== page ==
NZ On Air has invested $1.7m in six documentary projects that speak to the diversity of experiences of Pan-Asian peoples in Aotearoa.
The projects were chosen following a call out for high-quality Factual content with a focus on Pan-Asian led creative teams, experiences, and perspectives. The RFP is a targeted initiative from NZ On Air to support authentic storytelling that reflects Aotearoa’s diverse cultures.
NZ On Air is grateful for the generous guidance of the Pan-Asian Screen Collective (PASC) in developing and supporting the kaupapa of this RFP. Representatives from PASC were valuable to the framing of the initiative and supporting NZ On Air to ensure the RFP was fit-for-purpose and equitable in every way.
When Haka Meets Bhangra is a documentary about the unexpected alliance between a group of Māori and Pasifika wāhine and their Sikh coach/mentor who team up to take on the international sport of Kabaddi.
New documentary series The Hustle will explore the lives of millennial, Kiwi Pan-Asian entrepreneurs to find out how they are pushing boundaries on the world stage.
Translated as ‘come and eat’ in Cantonese, Sik Fan Lah! follows host Xana Tang as she embarks on an Insta-worthy culinary road trip across Aotearoa. From tasting a whole roast hog Chinese-style in Manawatū, to sampling fusion bao in central Auckland, Sik Fan Lah! will lift the lid on the diversity of Kiwi-Chinese identity – one bite at a time.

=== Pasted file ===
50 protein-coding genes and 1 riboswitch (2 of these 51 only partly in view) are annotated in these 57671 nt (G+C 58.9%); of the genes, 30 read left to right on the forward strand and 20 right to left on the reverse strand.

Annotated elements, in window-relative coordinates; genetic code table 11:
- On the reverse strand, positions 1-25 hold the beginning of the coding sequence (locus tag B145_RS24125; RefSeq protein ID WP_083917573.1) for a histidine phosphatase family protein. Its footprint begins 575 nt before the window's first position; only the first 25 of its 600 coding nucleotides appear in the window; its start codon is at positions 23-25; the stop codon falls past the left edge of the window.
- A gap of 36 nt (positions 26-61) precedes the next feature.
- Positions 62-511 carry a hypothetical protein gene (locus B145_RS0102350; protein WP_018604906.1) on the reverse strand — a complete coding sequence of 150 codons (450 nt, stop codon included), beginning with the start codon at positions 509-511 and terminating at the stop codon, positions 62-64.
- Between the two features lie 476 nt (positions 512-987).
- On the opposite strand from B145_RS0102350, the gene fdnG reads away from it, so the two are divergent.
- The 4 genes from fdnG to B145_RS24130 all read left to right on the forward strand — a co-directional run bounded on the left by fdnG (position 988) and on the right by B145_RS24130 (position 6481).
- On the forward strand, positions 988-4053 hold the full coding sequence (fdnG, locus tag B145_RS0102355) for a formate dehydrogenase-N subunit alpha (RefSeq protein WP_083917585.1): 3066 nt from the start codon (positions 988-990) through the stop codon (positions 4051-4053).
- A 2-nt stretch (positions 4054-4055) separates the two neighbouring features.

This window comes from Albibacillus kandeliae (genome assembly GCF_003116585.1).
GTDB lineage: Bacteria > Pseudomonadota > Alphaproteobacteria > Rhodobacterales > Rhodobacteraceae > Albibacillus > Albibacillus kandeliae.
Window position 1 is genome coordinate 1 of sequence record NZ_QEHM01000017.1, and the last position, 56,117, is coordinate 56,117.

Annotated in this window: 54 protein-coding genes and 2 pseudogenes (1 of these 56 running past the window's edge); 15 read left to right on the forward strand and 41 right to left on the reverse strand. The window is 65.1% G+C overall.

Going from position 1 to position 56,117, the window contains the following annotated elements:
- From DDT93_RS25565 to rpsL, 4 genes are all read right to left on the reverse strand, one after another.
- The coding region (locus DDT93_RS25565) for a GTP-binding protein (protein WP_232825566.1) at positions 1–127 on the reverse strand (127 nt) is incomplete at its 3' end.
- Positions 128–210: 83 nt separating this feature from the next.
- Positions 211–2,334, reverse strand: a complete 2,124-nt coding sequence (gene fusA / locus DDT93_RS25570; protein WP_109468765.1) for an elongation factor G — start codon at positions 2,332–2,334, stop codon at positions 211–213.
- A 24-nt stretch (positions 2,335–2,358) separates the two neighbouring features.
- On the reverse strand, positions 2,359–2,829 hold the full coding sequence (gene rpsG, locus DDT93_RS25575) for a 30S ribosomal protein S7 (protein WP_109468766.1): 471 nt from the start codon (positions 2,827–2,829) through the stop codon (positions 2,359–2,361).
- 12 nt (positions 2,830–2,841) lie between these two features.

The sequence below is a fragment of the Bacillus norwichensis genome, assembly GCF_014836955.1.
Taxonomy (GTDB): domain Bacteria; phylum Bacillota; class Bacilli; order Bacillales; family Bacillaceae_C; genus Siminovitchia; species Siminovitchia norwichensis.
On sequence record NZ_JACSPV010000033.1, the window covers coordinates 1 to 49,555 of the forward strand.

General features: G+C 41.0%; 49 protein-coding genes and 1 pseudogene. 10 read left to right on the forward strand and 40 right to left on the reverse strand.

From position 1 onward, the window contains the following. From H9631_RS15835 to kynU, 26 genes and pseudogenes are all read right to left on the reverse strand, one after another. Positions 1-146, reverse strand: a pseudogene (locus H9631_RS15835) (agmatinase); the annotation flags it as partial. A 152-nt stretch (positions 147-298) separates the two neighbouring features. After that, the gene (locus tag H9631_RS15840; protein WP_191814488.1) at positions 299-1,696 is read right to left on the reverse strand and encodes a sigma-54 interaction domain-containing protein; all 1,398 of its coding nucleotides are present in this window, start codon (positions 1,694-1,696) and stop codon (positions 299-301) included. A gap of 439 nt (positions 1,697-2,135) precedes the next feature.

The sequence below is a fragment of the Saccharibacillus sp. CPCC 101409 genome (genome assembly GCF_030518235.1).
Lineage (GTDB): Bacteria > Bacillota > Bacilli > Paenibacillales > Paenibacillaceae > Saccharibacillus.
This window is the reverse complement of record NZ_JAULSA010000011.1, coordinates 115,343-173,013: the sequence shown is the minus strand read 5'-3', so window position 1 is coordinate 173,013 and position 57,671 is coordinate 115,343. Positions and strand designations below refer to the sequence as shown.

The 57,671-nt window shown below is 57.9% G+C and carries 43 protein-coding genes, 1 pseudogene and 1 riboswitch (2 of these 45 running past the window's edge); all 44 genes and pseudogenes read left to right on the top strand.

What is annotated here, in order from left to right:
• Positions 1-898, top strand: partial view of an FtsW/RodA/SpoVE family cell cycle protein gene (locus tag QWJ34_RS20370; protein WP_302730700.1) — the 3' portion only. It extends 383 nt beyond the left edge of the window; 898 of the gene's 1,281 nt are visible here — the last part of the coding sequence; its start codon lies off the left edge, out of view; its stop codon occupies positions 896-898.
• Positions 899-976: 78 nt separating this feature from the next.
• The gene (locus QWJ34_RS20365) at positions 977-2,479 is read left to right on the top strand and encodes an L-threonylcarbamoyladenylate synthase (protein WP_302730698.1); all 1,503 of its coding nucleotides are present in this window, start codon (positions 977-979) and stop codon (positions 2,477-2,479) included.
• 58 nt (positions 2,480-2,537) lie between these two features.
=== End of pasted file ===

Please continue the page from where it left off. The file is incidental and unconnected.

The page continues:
1984 is the first New Zealand documentary series about the 1984 Sikh Massacre in India, and the subsequent diaspora that led to an influx of Punjabi/Sikh immigrants into Aotearoa.
In Hair Now, six women of different ages, ethnicities, languages, religions, and socioeconomic backgrounds examine their complex relationship with their hair.
Observational documentary series Takeout Kids will follow the joys and challenges of children growing up in the back of takeaway restaurants run by their immigrant parents.
“In 2020, our annual Diversity Report noted a consistent under-representation of Pan-Asian creatives in core production roles,” said NZ On Air Head Of Funding Amie Mills.
“Because meaningful representation at all stages of the production process – and especially in key creative roles - is essential to authentic storytelling, it’s so important we create more opportunities for Pan-Asian creatives to thrive in the screen space,” she continued.
“NZ On Air's initiative is an important milestone in addressing the under-representation of Pan-Asian New Zealanders on screen and behind the camera. We hope this opportunity to tell stories that offer different insights and perspectives on Aotearoa’s rich and varied cultures, continues through other initiatives, platforms, and institutions,” said PASC General Manager Marc Laureano.”
Sik Fan Lah!, 6 x 23 mins, Phoebe Shum for TVNZ 2, up to $417,364.
When Haka Meets Bhangra, 1 x 45 mins, Nomadz Unlimited for Māori Television, up to $369,600.
The Hustle, 6 x 22 mins, Notable Pictures for Three, up to $368,633 plus a platform contribution of $96,000.
Takeout Kids, 4 x 10 mins, Uhz & Hexwork Productions for The Spinoff, up to $259,974.
1984, 6 x 10 mins, Fire Fire for RNZ, up to $184,288.
Hair Now, 6 x 5 mins, A Grain Of Rice Productions for The Spinoff, up to $107,932.